Yet another response heard is that we must “move on”, a facile phrase which suggests a looking to the future and, therefore, being positive and progressive. Torture victims have after all, and unlike those who died, survived.  True, they exist but they never regain anything like their former self. Some are suicidal, and wish for the release of death: to take a liberty with the words of the poem ‘Asleep’ by Wilfred Owen (killed in action, 1918, at the age of 25), the dead sleep less “tremulous” than torture-victims “who must awake, and waking, say Alas!”  Victims of torture and rape, apart from physical injury, are crippled both emotionally and psychologically for life. One can expand Shakespeare’s “He jests at scars that never felt a wound” to read: Those who are fortunate and live unscathed lives can make light of injury sustained by strangers, particularly by those seen as the ‘Other’. It is easy to say, “You must move on” to those who are “crippled” and find it difficult to move away, let alone move on.

According to the Istanbul Protocol, one of the aims of torture is to “disintegrate the individual’s personality. The torturer attempts to destroy a victim’s sense of being grounded in a family and society as a human being with hopes, dreams and aspirations” (see, p. 62). Among the lasting effects of torture are: intense feelings of shame; involuntary and intrusive memories, nightmares and flashbacks; self-hatred; severe anxiety symptoms; social withdrawal; labile emotions; “suicidal ideation, self-harm and suicide attempts” (pp. 62-63). (In this context, see also ‘Depersonalisation disorder’, usually abbreviated as DPD.)

In such cases, to debate numbers, for example whether 40,000 or “only” 20, 000 Tamils were killed at the end of the war – or was it an even more “only” 10,000? - is callous and irrelevant, unethical and inhumane. After all “only” about 8,000 Muslims were massacred at Srebrenica in July 1995, and yet the UN investigated and Holland, though under no outside pressure, voluntarily appointed its own commission; found its soldiers were guilty of dereliction, and faced that consequence. A numerical, statistical, approach and valuation denies and erases what Toni Morrison describes, in relation to the work of Primo Levi, as “the singularity of human existence”: the uniqueness, worth and value of every single life. That approach is for those who see the wood, and are either unable or refuse to see the individual tree.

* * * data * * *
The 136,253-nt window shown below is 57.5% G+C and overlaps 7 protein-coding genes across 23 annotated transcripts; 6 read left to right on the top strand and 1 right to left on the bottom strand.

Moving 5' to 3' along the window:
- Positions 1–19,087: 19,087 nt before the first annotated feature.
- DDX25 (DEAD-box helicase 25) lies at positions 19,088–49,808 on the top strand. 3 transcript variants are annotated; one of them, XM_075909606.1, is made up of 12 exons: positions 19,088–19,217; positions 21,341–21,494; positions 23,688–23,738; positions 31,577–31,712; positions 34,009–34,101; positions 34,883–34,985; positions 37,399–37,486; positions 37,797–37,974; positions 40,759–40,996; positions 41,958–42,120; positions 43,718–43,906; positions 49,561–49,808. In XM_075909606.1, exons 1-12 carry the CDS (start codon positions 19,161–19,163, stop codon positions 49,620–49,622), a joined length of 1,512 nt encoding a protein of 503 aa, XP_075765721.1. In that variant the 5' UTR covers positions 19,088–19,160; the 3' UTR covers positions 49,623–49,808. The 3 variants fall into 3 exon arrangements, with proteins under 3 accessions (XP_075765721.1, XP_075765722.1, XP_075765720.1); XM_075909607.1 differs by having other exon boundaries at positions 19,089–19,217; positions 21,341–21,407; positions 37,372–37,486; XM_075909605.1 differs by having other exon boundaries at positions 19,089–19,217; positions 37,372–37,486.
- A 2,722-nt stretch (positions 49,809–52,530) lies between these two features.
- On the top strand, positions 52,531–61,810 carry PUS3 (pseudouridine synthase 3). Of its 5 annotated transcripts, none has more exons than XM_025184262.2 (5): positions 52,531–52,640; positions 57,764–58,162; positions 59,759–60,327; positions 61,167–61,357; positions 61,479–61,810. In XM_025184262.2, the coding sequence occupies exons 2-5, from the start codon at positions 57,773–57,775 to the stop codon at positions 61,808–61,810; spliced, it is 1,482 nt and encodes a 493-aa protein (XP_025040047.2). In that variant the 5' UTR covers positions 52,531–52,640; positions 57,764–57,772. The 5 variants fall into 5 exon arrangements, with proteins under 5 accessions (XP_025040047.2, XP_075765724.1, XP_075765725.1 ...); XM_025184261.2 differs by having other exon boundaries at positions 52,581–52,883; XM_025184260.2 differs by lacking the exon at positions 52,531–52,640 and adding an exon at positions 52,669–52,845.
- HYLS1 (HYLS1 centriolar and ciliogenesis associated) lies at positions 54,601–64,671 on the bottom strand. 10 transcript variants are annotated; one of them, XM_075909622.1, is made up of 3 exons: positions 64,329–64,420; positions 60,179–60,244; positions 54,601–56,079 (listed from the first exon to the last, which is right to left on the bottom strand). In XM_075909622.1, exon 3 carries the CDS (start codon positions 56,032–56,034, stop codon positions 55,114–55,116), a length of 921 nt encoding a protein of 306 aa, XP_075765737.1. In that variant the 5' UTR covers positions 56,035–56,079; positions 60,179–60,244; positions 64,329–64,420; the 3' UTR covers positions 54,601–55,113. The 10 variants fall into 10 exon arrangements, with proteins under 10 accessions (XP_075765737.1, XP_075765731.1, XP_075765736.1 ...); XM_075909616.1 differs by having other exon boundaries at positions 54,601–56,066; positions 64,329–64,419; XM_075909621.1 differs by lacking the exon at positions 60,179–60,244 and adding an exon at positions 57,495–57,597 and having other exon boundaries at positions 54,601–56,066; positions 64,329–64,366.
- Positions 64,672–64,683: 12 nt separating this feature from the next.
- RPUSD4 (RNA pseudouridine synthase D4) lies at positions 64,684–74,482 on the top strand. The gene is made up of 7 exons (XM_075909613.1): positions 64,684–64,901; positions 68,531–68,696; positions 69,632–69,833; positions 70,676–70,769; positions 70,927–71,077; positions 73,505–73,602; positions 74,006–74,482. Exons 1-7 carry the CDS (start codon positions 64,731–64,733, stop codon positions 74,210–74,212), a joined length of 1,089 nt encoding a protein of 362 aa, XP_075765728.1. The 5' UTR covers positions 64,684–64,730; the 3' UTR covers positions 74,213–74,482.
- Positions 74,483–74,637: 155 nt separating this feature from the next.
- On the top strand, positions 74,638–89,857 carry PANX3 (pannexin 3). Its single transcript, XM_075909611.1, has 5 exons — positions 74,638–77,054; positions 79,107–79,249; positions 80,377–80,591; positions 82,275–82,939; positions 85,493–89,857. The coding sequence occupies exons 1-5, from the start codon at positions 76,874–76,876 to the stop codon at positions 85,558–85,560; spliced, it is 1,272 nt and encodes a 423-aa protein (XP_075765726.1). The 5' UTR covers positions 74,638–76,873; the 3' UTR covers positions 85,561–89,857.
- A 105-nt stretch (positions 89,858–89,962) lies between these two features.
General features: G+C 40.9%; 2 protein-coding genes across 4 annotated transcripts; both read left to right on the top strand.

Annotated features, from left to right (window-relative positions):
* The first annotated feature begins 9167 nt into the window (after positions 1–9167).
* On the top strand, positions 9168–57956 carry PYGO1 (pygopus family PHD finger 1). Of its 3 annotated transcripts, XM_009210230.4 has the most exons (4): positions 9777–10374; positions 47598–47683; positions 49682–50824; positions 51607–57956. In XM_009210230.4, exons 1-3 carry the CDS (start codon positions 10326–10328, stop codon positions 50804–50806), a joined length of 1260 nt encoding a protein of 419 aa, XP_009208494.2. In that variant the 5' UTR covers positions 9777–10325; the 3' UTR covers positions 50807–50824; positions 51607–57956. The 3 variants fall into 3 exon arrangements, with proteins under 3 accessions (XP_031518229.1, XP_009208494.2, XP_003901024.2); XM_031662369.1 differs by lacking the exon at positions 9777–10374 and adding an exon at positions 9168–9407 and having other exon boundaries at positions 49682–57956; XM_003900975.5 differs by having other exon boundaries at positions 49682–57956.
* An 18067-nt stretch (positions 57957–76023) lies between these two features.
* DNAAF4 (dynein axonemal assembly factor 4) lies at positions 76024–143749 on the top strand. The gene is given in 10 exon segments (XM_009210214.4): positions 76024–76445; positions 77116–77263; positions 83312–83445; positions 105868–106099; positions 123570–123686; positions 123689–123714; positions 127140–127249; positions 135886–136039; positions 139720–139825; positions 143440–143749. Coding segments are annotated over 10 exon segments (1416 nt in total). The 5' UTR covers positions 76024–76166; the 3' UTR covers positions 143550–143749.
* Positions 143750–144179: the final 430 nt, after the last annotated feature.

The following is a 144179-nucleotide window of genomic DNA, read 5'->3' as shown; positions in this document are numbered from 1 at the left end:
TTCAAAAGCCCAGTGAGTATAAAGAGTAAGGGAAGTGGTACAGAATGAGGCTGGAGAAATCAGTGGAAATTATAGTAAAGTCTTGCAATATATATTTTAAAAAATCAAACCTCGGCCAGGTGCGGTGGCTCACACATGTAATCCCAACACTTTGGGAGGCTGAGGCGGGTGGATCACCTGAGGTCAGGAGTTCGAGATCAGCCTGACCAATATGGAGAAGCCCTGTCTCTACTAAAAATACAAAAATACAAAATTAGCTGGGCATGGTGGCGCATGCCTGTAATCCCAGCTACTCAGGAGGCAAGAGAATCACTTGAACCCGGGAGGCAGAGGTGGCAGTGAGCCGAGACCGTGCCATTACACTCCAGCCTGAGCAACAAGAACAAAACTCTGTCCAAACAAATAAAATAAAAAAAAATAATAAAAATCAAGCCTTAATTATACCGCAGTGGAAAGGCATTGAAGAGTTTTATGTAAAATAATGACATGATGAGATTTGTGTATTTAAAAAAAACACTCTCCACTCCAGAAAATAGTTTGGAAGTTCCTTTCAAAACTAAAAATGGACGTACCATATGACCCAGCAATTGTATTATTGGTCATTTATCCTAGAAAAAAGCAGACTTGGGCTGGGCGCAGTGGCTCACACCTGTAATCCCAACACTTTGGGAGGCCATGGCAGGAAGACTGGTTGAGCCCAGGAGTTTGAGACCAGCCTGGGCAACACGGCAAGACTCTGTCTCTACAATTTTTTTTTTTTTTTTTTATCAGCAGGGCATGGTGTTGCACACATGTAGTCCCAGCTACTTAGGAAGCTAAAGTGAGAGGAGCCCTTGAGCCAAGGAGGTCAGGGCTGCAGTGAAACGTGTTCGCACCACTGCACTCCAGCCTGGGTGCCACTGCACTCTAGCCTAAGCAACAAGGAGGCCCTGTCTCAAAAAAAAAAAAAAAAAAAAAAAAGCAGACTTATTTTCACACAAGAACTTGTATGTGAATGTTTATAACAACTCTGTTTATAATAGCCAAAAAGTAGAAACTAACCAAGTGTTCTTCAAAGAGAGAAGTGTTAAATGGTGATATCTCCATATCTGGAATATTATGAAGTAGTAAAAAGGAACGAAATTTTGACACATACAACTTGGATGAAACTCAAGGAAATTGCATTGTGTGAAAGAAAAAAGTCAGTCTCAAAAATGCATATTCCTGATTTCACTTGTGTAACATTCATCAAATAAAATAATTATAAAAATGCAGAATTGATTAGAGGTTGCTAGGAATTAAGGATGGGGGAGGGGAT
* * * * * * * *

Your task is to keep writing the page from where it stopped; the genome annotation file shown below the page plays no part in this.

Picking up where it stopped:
“The most common form of sexual torture reported by men and women was forced nakedness… As noted by doctors, forced nakedness causes intense humiliation and distress to men and women, as well as invoking a profound sense of vulnerability and fear that further sexual torture and particularly rape may be imminent… Some reported being kept naked in their cells during detention and being kept naked in front of other detainees, including the opposite sex” (p. 47).

Physical torture has non-physical (emotional and mental) effects; psychological torture makes a physical impact: a body/soul dichotomy is tempting and convenient but ultimately misleading. Justice would help towards healing, and also serve to help to ensure there is no repetition: "Who, after all, speaks today of the annihilation of the Armenians?" challenged Hitler in 1939, encouraged by international failure in the case of the Armenians to launch his own genocidal attack on Poland. In Sri Lanka, lack of an impartial investigation (“Justice must not only be done but must also be seen to be done”) confers immunity. Immunity appears to condone murder, torture and rape, and so licenses and encourages murder, torture and rape.

The Report ends by urging member-states of the United Nations Human Rights Council and Security Council to investigate gross violations of human rights “in the years of ‘peace’ since the fighting ended” (p. 66). It appeals to President Sirisena to publicly acknowledge that torture, including sexual torture, is ongoing in peacetime Sri Lanka and, as Commander-in-Chief of the Army, to issue a clear and public command to the military not to practise torture, and announce that perpetrators will be held to account (p. 67).

The intention here is to draw attention to this document which can be accessed from the Internet, free of charge. Readers can form their own opinion: to condemn the Report without having read it would not be reasonable.